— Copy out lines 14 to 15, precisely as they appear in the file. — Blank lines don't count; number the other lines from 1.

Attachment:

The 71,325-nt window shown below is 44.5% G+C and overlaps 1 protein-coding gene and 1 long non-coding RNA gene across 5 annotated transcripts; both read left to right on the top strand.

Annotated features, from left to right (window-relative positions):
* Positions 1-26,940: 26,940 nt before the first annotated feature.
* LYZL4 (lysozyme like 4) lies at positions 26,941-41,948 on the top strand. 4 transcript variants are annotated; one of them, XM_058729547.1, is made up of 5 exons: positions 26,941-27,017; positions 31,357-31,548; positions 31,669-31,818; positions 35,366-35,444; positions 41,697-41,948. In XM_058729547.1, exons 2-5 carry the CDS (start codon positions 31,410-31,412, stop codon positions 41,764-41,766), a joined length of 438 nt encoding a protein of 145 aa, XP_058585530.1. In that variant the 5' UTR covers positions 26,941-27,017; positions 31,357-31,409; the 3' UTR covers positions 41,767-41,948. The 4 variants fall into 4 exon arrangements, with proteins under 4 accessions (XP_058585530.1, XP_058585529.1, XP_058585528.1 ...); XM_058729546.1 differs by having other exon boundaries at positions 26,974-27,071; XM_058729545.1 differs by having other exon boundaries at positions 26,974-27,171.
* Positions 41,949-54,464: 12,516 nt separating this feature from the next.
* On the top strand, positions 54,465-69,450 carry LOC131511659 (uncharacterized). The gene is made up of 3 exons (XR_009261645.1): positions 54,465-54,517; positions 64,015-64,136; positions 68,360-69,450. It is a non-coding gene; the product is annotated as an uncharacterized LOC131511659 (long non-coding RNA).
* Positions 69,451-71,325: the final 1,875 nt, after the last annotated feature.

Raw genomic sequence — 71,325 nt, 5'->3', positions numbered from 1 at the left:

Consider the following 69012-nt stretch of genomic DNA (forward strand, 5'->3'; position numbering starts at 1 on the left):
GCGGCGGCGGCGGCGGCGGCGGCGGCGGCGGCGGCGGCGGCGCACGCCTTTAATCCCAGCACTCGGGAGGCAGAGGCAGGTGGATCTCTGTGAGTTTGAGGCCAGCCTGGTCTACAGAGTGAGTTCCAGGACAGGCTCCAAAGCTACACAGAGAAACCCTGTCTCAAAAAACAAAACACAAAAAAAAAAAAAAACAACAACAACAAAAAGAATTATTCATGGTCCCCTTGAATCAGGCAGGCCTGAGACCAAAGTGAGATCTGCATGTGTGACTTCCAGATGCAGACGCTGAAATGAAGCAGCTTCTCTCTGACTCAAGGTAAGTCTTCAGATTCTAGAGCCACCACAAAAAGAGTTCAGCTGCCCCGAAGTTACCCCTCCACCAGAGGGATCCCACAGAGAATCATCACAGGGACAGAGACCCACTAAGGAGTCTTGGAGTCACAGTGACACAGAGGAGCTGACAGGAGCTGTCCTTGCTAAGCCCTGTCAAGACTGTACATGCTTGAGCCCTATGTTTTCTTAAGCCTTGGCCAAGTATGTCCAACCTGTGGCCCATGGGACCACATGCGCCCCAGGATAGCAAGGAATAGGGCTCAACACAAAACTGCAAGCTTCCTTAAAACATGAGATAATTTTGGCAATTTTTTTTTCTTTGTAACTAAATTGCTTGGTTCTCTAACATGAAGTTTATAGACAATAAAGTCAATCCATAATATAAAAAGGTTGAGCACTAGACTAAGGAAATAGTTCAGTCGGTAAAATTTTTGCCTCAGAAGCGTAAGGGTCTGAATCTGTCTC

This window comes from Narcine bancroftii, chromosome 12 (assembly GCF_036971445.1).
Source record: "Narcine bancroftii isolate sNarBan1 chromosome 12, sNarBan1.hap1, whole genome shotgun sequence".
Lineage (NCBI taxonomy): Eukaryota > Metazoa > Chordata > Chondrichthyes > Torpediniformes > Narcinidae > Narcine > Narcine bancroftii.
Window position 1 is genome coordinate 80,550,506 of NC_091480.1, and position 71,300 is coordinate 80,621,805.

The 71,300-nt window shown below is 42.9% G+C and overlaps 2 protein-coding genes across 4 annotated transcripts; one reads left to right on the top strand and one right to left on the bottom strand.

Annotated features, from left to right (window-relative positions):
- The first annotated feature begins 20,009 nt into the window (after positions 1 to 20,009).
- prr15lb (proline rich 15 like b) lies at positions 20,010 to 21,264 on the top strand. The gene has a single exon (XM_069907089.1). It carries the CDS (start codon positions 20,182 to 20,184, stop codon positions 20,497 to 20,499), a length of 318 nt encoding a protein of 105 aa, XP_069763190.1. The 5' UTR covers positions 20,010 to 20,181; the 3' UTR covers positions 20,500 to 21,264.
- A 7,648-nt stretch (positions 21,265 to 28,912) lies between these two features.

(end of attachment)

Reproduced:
Window position 1 is genome coordinate 80,550,506 of NC_091480.1, and position 71,300 is coordinate 80,621,805.

The 71,300-nt window shown below is 42.9% G+C and overlaps 2 protein-coding genes across 4 annotated transcripts; one reads left to right on the top strand and one right to left on the bottom strand.